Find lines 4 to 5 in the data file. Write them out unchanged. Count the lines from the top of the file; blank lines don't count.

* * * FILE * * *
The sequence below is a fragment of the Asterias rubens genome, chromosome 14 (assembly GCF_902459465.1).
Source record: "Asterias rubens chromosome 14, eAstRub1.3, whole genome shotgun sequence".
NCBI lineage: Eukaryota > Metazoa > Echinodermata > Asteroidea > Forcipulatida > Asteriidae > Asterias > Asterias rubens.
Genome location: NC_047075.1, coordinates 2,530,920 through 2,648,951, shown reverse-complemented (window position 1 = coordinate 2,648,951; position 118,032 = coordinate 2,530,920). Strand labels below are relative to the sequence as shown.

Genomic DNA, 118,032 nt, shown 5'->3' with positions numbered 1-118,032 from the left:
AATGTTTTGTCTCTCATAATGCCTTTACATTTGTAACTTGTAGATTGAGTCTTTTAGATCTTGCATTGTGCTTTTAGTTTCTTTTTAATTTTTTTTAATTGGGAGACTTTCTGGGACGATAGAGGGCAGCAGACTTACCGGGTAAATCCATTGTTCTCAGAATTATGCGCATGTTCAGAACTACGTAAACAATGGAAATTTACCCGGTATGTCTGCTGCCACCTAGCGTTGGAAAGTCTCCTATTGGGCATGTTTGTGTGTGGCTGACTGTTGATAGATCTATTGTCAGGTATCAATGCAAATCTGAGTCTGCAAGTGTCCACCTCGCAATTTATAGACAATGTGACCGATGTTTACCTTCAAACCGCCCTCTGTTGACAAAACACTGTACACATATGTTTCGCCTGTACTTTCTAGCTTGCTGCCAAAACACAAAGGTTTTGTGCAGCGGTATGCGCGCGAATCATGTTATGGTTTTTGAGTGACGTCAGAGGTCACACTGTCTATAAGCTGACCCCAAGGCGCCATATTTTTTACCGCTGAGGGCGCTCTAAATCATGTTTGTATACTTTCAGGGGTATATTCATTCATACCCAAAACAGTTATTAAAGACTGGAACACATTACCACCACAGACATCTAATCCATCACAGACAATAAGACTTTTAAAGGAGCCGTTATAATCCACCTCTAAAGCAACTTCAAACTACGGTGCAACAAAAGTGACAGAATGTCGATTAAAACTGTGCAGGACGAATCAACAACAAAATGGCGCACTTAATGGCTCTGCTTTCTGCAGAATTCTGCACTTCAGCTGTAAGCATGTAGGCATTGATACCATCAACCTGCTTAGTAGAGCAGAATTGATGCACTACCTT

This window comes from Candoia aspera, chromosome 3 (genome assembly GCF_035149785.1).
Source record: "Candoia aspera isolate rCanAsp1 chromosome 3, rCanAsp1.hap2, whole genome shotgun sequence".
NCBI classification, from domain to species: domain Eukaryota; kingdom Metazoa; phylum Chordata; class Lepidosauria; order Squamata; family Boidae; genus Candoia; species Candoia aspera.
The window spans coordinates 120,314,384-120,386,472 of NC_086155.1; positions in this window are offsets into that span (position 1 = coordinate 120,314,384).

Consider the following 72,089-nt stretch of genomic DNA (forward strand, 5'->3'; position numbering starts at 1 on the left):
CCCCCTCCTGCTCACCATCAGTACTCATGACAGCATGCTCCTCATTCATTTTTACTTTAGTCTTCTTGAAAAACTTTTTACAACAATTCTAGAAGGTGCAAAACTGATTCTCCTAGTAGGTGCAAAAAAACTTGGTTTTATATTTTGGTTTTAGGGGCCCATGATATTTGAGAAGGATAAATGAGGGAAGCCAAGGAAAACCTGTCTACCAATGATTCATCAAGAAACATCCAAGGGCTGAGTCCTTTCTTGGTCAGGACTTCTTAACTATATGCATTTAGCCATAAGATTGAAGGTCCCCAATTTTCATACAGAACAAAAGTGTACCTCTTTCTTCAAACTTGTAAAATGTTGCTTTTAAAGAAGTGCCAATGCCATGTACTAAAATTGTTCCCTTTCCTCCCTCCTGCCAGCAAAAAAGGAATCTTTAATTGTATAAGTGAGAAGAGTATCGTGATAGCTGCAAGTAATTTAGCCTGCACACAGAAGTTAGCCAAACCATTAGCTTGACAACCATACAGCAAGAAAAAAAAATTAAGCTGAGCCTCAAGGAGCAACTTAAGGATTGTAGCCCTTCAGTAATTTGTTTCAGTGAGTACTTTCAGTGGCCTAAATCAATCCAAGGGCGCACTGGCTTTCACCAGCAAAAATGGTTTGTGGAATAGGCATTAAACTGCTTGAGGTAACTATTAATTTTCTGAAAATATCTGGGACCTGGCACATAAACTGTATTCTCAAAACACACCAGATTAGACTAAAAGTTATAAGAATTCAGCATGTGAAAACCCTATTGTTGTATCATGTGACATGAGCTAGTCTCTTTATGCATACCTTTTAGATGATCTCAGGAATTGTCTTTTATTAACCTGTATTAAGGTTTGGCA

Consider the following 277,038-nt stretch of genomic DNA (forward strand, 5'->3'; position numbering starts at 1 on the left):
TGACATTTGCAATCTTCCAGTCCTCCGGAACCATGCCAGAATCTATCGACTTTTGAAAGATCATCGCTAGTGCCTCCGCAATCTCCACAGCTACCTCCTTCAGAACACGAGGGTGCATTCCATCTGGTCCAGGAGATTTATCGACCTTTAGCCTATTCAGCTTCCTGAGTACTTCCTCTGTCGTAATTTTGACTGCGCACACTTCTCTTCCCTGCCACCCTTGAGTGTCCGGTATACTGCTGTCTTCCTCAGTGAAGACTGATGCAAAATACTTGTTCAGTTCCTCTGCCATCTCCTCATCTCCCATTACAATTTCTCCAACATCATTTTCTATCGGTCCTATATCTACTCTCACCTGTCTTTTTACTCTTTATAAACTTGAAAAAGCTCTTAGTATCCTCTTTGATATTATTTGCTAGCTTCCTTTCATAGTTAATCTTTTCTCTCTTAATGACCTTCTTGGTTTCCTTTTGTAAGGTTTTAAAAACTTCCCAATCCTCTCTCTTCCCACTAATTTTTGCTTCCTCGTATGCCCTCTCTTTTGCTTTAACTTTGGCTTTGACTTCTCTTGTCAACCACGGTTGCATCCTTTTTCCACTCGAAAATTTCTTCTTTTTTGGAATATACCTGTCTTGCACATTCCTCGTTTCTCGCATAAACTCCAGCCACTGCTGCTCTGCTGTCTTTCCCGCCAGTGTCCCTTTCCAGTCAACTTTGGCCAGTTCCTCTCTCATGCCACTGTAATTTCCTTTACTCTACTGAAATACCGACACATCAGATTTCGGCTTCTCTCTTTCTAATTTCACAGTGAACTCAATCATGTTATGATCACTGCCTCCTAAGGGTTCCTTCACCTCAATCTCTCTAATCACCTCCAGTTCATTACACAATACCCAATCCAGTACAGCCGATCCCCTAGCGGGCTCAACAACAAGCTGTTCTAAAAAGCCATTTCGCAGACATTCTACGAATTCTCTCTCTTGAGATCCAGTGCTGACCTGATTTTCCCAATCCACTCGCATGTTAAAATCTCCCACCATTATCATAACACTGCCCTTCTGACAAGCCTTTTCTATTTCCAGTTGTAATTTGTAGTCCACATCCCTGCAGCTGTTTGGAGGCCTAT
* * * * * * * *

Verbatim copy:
Genome location: NC_047075.1, coordinates 2,530,920 through 2,648,951, shown reverse-complemented (window position 1 = coordinate 2,648,951; position 118,032 = coordinate 2,530,920). Strand labels below are relative to the sequence as shown.

Genomic DNA, 118,032 nt, shown 5'->3' with positions numbered 1-118,032 from the left: